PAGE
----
EconPapers    
Economics at your fingertips  
 

Expanding College Access in Taiwan, 1978-2014: Effects on Graduate Quality and Income Inequality

Shao-Hsun Keng, Chun-Hung Lin and Peter Orazem ()

Journal of Human Capital, 2017, vol. 11, issue 1, 1 - 34

Abstract: Between 1990 and 2014, Taiwan increased the college share of its labor force from 7 to 32 percent by converting junior colleges to 4-year colleges. Such a rapid surge in skill supply should suppress college wages and lower wage income inequality. Instead, wage inequality rose 7 percent since 1978. We show that the surge of weaker college graduates made them poor substitutes for better-trained college graduates and led to an increase in wage inequality within skill groups. Rising wage inequality due to increased variation in the quality of young college graduates added another source of inequality to the Taiwan labor market. The Taiwan case shows that increasing college access alone will not lower inequality.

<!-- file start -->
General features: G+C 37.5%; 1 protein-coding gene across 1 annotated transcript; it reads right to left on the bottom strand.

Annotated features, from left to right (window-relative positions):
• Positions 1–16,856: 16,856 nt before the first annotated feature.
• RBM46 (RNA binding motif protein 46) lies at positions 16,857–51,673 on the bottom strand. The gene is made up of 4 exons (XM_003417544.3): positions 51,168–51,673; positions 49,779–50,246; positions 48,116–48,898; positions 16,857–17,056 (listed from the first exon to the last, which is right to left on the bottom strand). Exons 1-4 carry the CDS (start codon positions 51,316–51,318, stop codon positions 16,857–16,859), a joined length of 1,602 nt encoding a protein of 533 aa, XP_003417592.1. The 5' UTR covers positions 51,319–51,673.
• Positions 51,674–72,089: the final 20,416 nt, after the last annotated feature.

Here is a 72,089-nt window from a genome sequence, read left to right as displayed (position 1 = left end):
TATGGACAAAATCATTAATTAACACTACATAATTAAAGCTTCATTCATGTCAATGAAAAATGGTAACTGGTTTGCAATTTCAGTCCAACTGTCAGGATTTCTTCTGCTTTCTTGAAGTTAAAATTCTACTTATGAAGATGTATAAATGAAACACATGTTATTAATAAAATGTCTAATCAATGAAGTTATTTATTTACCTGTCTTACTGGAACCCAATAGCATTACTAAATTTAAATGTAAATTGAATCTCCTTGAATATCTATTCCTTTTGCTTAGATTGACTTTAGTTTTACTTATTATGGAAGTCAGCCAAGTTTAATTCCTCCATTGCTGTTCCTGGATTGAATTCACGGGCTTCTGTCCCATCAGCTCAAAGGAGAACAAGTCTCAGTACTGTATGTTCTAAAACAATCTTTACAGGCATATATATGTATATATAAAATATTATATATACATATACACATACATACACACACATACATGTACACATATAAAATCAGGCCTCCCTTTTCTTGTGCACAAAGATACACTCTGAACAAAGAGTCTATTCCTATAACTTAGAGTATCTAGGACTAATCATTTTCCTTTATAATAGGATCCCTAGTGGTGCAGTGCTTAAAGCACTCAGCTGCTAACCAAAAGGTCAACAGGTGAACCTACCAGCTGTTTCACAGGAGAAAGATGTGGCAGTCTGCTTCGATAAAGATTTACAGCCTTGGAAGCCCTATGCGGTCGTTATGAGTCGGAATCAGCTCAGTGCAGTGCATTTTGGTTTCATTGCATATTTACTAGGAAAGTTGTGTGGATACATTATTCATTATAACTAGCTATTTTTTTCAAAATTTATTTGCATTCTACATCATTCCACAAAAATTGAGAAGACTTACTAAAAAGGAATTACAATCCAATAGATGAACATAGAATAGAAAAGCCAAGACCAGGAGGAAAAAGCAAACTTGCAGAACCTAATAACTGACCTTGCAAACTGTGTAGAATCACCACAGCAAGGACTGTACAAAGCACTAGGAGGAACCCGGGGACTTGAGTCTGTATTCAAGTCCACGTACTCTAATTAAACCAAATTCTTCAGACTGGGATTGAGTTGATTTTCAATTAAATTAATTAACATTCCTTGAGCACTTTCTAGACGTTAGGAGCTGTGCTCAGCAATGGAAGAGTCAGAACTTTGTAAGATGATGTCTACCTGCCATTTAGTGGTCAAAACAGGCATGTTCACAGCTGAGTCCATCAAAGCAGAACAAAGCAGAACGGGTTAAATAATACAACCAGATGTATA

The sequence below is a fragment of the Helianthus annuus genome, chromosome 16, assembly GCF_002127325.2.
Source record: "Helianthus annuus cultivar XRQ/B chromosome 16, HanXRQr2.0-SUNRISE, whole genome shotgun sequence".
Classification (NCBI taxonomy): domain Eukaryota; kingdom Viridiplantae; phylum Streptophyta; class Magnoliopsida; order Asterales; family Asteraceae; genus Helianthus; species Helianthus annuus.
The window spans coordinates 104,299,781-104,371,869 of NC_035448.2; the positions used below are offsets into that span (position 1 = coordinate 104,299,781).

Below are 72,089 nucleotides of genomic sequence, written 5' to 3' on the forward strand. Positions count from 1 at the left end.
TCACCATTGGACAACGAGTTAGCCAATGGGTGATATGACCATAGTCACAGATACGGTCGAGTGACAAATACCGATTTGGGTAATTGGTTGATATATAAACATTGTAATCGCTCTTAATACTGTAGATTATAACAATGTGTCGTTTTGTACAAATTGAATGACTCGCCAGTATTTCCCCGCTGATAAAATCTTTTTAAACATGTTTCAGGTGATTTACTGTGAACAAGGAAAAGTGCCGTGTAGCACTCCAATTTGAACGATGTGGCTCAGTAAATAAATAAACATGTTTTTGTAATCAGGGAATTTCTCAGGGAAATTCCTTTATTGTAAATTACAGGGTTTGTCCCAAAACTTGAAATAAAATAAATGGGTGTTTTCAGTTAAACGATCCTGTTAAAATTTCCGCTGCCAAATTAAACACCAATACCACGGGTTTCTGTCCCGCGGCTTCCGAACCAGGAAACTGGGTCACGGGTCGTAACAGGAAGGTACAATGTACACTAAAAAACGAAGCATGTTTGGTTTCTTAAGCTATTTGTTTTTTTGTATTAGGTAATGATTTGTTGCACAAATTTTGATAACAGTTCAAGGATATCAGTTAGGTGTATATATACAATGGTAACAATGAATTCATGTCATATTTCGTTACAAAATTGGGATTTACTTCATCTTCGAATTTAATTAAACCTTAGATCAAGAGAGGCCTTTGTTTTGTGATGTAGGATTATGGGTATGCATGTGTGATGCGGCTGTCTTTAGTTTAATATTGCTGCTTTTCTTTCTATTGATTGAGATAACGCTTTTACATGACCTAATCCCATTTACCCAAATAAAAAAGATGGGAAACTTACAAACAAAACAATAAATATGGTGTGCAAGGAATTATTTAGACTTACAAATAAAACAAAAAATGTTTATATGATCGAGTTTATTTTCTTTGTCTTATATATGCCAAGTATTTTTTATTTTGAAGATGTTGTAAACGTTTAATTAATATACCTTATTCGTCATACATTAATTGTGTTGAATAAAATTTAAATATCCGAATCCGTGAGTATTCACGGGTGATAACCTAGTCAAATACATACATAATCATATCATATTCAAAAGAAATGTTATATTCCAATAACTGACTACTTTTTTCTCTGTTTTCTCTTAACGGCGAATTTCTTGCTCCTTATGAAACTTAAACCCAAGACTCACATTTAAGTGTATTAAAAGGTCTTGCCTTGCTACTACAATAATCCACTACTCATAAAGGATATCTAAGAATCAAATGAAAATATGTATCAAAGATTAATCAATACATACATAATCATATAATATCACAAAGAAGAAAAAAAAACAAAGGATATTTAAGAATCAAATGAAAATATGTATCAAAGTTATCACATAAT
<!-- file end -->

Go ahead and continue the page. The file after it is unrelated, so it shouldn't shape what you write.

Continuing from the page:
Date: 2017
References: View references in EconPapers View complete reference list from CitEc
Citations Track citations by RSS feed

Downloads: (external link)
http://dx.doi.org/10.1086/690235 (application/pdf)
http://dx.doi.org/10.1086/690235 (text/html)
Access to the online full text or PDF requires a subscription.

Related works:
This item may be available elsewhere in EconPapers: Search for items with the same title.

Export reference: BibTeX RIS (EndNote, ProCite, RefMan) HTML/Text

Persistent link: https://EconPapers.repec.org/RePEc:ucp:jhucap:doi:10.1086/690235

Access Statistics for this article

More articles in Journal of Human Capital from University of Chicago Press
Series data maintained by Journals Division ().

 
Page updated 2017-11-11
Handle: RePEc:ucp:jhucap:doi:10.1086/690235